Like all birds dependent on freshwater and marine wetlands, members of the heron family are suffering progressive loss of essential habitat. In addition, agricultural and industrial pollution threatens their capacity to reproduce.
Pratt, H. M. 1983. Marin County California heron colonies: 1967-1981. Western Birds 14: 169-184.
Breeding attempts by juvenile Great Blue Herons. Although most North American herons probably do not attempt to breed for the first time until the breeding season of their second year, records of breeding by Black-crowned Night Herons (Nycticorax nycticorax) (Gross 1923), Green Herons (Butorides virescens) (Meyerriecks, in Palmer 1962), and Little Blue Herons (Florida caerulea)( Palmer 1962) in juvenile plumage indicate that in these species a few individuals attempt breeding at about 1 year of age.
Pratt, H. M. 1973. Breeding attempts by juvenile Great Blue Herons. Auk 90: 897-899.
Information available in the ornithological literature about breeding biology of the Great Blue Heron (Ardea herodius) and the Common Egret (Casmerodius albus) is fragmentary at best. Breeding behavior preceding and during pair formation of the Great Blue Heron has been described by Bent (1926), Cottrille and Cottrille (1958), and Meyerriecks (1960). Miller (1943) comments on some aspects of breeding biology of the Great Blue Heron in the Philadelphia region but his data suffer from lack of quantification.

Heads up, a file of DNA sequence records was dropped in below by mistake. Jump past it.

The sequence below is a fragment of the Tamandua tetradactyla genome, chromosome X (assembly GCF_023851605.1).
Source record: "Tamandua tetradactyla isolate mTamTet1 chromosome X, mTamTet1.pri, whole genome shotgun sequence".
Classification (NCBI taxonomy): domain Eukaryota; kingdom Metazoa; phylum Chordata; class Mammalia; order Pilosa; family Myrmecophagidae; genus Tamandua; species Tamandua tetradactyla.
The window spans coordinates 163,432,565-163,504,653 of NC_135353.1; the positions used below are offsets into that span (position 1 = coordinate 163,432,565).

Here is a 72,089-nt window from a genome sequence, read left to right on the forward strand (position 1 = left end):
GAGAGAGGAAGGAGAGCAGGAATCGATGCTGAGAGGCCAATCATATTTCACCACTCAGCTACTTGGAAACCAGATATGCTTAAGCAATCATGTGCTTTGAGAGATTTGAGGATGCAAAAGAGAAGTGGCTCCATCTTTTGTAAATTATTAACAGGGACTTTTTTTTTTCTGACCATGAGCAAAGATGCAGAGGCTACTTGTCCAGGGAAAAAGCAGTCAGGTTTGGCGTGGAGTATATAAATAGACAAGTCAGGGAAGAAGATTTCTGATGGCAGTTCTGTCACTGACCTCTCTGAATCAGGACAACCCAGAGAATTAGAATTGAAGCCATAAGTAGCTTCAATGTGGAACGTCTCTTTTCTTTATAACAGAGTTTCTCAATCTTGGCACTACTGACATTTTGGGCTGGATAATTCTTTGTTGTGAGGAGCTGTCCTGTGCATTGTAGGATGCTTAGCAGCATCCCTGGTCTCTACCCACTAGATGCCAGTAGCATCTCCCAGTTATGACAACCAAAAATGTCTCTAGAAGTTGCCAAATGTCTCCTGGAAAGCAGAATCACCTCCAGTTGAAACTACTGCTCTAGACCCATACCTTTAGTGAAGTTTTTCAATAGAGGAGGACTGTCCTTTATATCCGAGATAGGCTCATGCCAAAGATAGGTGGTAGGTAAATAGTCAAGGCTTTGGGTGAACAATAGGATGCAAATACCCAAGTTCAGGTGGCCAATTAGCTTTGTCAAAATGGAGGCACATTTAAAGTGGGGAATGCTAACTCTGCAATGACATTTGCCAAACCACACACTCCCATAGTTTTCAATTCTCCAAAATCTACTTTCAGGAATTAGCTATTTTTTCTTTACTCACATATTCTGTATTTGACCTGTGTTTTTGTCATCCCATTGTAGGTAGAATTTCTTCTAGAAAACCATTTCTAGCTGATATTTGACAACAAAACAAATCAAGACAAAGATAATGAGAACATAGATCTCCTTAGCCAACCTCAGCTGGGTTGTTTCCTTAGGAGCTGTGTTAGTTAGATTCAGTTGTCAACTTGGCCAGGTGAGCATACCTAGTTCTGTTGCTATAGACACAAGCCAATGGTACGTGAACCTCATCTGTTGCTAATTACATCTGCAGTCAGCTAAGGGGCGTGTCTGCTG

Pratt, H. M. 1970. Breeding biology of Great Blue Herons and Common Egrets in Central California. Condor 72: 407-416.
A case of intra-specific infanticide is recorded in the Great Egret (Ardea alba) and two cases of inter-nest infanticide are reported for the Black-crowned Night Heron (Nycticorax nycticorax).
Parkes, M. L. 2005. Inter-nest infanticide in ardeids. Waterbirds 28: 256-257.